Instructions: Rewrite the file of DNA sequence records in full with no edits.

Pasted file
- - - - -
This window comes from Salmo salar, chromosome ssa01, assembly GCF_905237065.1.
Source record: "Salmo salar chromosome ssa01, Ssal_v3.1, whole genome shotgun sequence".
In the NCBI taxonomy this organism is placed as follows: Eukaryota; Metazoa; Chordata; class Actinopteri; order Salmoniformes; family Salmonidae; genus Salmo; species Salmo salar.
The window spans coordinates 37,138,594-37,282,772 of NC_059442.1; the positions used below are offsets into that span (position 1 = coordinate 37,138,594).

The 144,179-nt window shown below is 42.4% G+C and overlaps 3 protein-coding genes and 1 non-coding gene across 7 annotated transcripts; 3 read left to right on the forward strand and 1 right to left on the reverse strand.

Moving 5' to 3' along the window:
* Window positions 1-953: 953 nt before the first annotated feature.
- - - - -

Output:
This window comes from Salmo salar, chromosome ssa01, assembly GCF_905237065.1.
Source record: "Salmo salar chromosome ssa01, Ssal_v3.1, whole genome shotgun sequence".
In the NCBI taxonomy this organism is placed as follows: Eukaryota; Metazoa; Chordata; class Actinopteri; order Salmoniformes; family Salmonidae; genus Salmo; species Salmo salar.
The window spans coordinates 37,138,594-37,282,772 of NC_059442.1; the positions used below are offsets into that span (position 1 = coordinate 37,138,594).

The 144,179-nt window shown below is 42.4% G+C and overlaps 3 protein-coding genes and 1 non-coding gene across 7 annotated transcripts; 3 read left to right on the forward strand and 1 right to left on the reverse strand.

Moving 5' to 3' along the window:
* Window positions 1-953: 953 nt before the first annotated feature.